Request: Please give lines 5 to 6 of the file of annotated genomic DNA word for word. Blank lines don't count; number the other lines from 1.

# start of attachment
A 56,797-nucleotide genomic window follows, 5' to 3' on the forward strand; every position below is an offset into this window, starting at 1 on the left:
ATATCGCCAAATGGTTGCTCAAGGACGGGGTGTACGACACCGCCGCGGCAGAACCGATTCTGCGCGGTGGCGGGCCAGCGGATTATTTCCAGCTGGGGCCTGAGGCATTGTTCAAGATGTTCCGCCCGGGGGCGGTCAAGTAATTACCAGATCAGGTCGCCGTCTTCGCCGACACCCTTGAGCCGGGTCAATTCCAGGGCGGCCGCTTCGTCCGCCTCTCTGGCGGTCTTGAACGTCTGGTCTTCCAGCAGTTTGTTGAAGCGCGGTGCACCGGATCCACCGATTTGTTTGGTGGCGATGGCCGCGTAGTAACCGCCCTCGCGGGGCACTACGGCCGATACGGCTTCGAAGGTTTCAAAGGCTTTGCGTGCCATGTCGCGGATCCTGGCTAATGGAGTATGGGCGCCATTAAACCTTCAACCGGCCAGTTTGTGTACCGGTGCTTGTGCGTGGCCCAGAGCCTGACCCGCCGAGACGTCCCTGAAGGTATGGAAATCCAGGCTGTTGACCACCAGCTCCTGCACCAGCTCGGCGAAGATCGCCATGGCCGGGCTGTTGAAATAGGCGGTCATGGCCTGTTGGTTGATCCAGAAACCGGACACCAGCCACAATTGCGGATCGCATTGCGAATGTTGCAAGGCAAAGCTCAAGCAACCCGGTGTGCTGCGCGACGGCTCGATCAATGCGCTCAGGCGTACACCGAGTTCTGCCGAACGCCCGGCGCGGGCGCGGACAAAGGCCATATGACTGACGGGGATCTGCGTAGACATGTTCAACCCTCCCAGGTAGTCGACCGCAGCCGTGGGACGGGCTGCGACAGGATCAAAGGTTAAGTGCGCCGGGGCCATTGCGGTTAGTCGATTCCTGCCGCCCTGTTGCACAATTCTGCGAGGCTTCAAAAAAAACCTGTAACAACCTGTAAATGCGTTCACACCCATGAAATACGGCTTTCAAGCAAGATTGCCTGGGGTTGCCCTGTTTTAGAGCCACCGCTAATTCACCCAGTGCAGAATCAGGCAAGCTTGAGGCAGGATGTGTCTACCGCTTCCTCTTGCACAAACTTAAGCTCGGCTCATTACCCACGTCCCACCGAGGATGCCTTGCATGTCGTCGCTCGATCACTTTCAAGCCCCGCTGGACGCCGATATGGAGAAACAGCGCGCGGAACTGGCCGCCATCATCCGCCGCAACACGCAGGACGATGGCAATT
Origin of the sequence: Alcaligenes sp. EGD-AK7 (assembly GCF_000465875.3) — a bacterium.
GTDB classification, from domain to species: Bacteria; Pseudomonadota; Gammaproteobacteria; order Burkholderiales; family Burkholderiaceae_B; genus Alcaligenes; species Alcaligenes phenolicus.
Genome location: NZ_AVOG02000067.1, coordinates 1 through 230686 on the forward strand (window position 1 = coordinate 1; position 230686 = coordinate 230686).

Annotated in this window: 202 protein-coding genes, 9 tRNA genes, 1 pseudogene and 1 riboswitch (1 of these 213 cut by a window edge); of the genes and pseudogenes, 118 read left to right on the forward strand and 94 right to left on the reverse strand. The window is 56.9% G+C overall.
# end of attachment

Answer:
Genome location: NZ_AVOG02000067.1, coordinates 1 through 230686 on the forward strand (window position 1 = coordinate 1; position 230686 = coordinate 230686).

Annotated in this window: 202 protein-coding genes, 9 tRNA genes, 1 pseudogene and 1 riboswitch (1 of these 213 cut by a window edge); of the genes and pseudogenes, 118 read left to right on the forward strand and 94 right to left on the reverse strand. The window is 56.9% G+C overall.